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ISSN: 2161-0940
Anatomy & Physiology: Current Research

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Commentary on Laparoscopic-Endoscopic Cooperative Surgery for Duodenal Lesions

Masahiro Sakon1*, Yasushi Sekino1, Hitoshi Seki1, Ayako Seki2, Yasuhiro Munakata1 and Osamu Hasebe2

1Department of Surgery, Nagano Municipal Hospital, Japan

2Department of Gastroenterology, Nagano Municipal Hospital, Japan

*Corresponding Author:
Masahiro Sakon
Department of Surgery, Nagano Municipal Hospital Japan
Tel: +81-26-295-1199
E-mail: [email protected]

Received date: September 12, 2017; Accepted date: September 18, 2017; Published date: September 25, 2017

Citation: Masahiro Sakon, Yasushi Sekino, Hitoshi Seki, Ayako Seki, Yasuhiro Munakata, et al. (2017) Commentary on Laparoscopic-Endoscopic Cooperative Surgery for Duodenal Lesions. Anat Physiol 7:283. doi:10.4172/2161-0940.1000283

Copyright: © 2017 Masahiro Sakon, et al. This is an open-access article distributed under the terms of the Creative Commons Attribution License, which permits unrestricted use, distribution and reproduction in any medium, provided the original author and source are credited.

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Keywords

Duodenal tumor; Laparoscopic resection; Endoscopy

Introduction

Laparoscopic wedge resection of gastric submucosal tumors is an established method, but the tumor is usually resected to an excessive extent [1,2]. Hiki et al. first reported laparoscopic-endoscopic cooperative surgery (LECS) for gastric tumors [3]. Under the LECS approach, the tumor can be resected with minimal but adequate surgical margin. We reported LECS for duodenal lesions in 2010 [4], but other such reports limited. Although LECS enables resection of the tumor with minimal but adequate surgical margin and without postoperative deformity or stenosis, the procedure is still not fully established.

LECS Indication for Duodenal Lesions

Location

The non-ampullary area of the first or second portion of the duodenum is suitable for LECS. The endoscopic approach on the distal side of the ampulla of Vater is difficult, and the transduodenal approach or another procedure is the better therapeutic option at this location. Endoscopic maneuvers performed at the third or fourth portion of the duodenum are also quite difficult, thus also making LECS difficult.

Tumors

Adenomas or submucosal tumors are good indications for LECS. However, inversing the tumor intraabdominally raises concern about possible intraabdominal dispersion of the tumor. Extreme caution should be exercised for indications other than adenomas and submucosal tumors. LECS for duodenal carcinoma requires a procedure that prevents intraabdominal tumor dispersion. Irino et al. reported LECS for duodenal tumors that does not perforate the duodenal wall or disperse the tumor cells [5].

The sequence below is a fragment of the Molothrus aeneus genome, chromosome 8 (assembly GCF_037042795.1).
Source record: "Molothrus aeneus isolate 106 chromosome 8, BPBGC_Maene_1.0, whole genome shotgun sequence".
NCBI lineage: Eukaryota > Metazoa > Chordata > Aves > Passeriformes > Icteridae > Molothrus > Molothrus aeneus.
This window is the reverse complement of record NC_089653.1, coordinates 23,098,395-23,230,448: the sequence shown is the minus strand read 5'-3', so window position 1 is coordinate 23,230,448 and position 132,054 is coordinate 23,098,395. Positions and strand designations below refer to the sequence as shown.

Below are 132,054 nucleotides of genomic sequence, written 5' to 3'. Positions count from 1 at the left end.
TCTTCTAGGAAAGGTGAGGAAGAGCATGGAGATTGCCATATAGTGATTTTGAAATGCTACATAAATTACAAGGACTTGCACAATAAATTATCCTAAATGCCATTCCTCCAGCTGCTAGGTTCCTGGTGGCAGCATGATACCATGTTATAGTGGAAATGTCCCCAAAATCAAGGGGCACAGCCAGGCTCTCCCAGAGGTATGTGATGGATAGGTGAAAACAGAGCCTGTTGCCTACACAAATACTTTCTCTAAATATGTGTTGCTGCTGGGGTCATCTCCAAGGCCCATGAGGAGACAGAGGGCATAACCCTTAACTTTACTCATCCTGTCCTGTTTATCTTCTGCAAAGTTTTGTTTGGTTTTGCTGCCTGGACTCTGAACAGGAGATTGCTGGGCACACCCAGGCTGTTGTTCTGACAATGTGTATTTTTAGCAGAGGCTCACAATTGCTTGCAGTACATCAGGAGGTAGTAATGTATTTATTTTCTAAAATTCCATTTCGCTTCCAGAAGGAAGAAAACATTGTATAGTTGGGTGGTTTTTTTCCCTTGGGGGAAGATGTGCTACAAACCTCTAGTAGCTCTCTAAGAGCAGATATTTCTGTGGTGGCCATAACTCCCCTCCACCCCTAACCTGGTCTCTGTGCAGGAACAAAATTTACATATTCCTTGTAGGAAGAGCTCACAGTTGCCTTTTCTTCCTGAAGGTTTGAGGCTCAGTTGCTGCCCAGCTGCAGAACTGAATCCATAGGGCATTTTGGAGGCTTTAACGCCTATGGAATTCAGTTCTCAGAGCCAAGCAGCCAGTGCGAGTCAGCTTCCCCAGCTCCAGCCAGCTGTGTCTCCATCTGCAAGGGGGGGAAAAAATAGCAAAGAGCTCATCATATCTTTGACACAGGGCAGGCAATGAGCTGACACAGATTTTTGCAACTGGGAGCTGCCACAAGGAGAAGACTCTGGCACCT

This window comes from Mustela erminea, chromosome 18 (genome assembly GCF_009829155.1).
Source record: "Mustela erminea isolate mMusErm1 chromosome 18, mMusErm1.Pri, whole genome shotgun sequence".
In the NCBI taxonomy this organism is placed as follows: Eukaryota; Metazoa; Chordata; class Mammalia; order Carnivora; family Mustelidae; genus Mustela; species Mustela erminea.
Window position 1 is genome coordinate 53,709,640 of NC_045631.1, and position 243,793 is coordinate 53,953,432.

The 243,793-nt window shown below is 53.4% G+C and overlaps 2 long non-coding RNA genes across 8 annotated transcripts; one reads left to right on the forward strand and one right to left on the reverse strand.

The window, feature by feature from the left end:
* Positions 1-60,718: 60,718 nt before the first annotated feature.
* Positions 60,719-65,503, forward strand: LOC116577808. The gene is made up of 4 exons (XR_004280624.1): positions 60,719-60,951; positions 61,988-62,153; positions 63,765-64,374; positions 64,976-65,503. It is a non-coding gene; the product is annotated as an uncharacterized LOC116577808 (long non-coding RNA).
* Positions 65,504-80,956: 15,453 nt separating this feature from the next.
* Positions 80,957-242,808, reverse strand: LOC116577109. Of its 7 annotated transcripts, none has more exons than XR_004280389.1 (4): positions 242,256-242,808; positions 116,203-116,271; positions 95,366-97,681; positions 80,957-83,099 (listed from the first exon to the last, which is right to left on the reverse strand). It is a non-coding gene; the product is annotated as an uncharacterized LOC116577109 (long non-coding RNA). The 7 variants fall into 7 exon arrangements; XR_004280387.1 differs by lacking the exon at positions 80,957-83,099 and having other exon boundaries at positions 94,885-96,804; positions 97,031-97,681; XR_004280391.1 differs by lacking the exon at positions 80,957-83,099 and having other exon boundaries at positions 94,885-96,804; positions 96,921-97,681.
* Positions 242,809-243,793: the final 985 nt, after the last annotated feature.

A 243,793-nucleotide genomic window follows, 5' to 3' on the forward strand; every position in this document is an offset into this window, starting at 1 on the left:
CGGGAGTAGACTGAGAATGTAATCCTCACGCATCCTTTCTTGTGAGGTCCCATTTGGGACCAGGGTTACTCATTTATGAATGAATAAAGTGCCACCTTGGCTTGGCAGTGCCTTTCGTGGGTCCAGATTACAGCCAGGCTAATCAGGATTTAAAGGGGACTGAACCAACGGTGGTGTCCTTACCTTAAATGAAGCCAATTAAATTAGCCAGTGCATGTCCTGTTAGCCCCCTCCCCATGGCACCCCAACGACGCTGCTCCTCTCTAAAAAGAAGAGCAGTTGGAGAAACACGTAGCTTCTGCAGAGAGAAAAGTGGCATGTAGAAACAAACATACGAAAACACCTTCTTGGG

Tumor size

A size limit of 3 cm is considered appropriate for duodenal wall resection with LECS because hand-suturing/stitching would be practically difficult in cases in which large defects of the wall result. Additionally, closure of large defects may cause postoperative stenosis.

Discussion

Endoscopic submucosal dissection (ESD) of duodenal lesions is practically difficult and is occasionally accompanied by perforation of eroded luminal walls [6,7]. Laparoscopic wedge resection of the duodenum is indicated for quite limited cases such as small tumors or tumors with a small base. LECS, in which intraoperative endoscopy is combined with a manua l ESD technique, has enabled the performance of reliable and adequate resection of duodenal tumors. Various LECS approaches have been reported including creative methods such as LECS reported by Irino et al. [5] and NEWS [8] and CLEAN-NET [9]. These procedures do not perforate the duodenal wall and therefore avoid the dispersion of tumor cells. However, NEWS and CLEAN-NET are difficult to perform at the duodenum because of the narrow working space. Irino et al. reported a LECS procedure in which ESD was performed by endoscopy, followed by closure of the mucosal defect using seromuscular suturing via laparoscopy [5]. This procedure can improve the feasibility and safety of LECS for duodenal tumor resection.

If the tumor is located on the pancreas side, a very careful approach is necessary because reinforcement by seromuscular sutures cannot be performed on this side. In such cases, transduodenal approach with mini laparotomy should be considered [10].

The number of LECS procedures performed for duodenal tumors remains limited, and careful surgery is required. The development of LECS for duodenal carcinoma or tumors located at the third or fourth portion of the duodenum is a challenge for the future.

Conclusion

The LECS approach for duodenal tumors would be preferable for resection along a precise cut line to ensure negative margins and avoid unwanted resection. However, creative procedures will be required in the future to improve the reliability and benefits of LECS for duodenal lesions.

References

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